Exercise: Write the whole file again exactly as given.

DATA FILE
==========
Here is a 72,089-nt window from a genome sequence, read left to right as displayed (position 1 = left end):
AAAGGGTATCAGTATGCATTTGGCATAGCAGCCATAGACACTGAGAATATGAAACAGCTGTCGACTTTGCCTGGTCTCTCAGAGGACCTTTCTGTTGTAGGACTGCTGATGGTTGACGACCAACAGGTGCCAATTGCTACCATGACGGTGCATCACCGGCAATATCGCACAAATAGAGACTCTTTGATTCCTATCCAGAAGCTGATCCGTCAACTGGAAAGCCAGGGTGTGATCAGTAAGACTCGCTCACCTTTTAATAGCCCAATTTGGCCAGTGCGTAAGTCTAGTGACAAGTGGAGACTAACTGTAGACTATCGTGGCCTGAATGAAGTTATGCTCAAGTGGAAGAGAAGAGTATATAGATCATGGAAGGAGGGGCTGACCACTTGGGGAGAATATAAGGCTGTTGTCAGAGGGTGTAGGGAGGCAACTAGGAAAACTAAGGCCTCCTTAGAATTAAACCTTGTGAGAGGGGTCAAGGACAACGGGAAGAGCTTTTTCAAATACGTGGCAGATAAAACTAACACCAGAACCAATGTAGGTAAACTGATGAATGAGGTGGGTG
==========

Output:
Here is a 72,089-nt window from a genome sequence, read left to right as displayed (position 1 = left end):
AAAGGGTATCAGTATGCATTTGGCATAGCAGCCATAGACACTGAGAATATGAAACAGCTGTCGACTTTGCCTGGTCTCTCAGAGGACCTTTCTGTTGTAGGACTGCTGATGGTTGACGACCAACAGGTGCCAATTGCTACCATGACGGTGCATCACCGGCAATATCGCACAAATAGAGACTCTTTGATTCCTATCCAGAAGCTGATCCGTCAACTGGAAAGCCAGGGTGTGATCAGTAAGACTCGCTCACCTTTTAATAGCCCAATTTGGCCAGTGCGTAAGTCTAGTGACAAGTGGAGACTAACTGTAGACTATCGTGGCCTGAATGAAGTTATGCTCAAGTGGAAGAGAAGAGTATATAGATCATGGAAGGAGGGGCTGACCACTTGGGGAGAATATAAGGCTGTTGTCAGAGGGTGTAGGGAGGCAACTAGGAAAACTAAGGCCTCCTTAGAATTAAACCTTGTGAGAGGGGTCAAGGACAACGGGAAGAGCTTTTTCAAATACGTGGCAGATAAAACTAACACCAGAACCAATGTAGGTAAACTGATGAATGAGGTGGGTG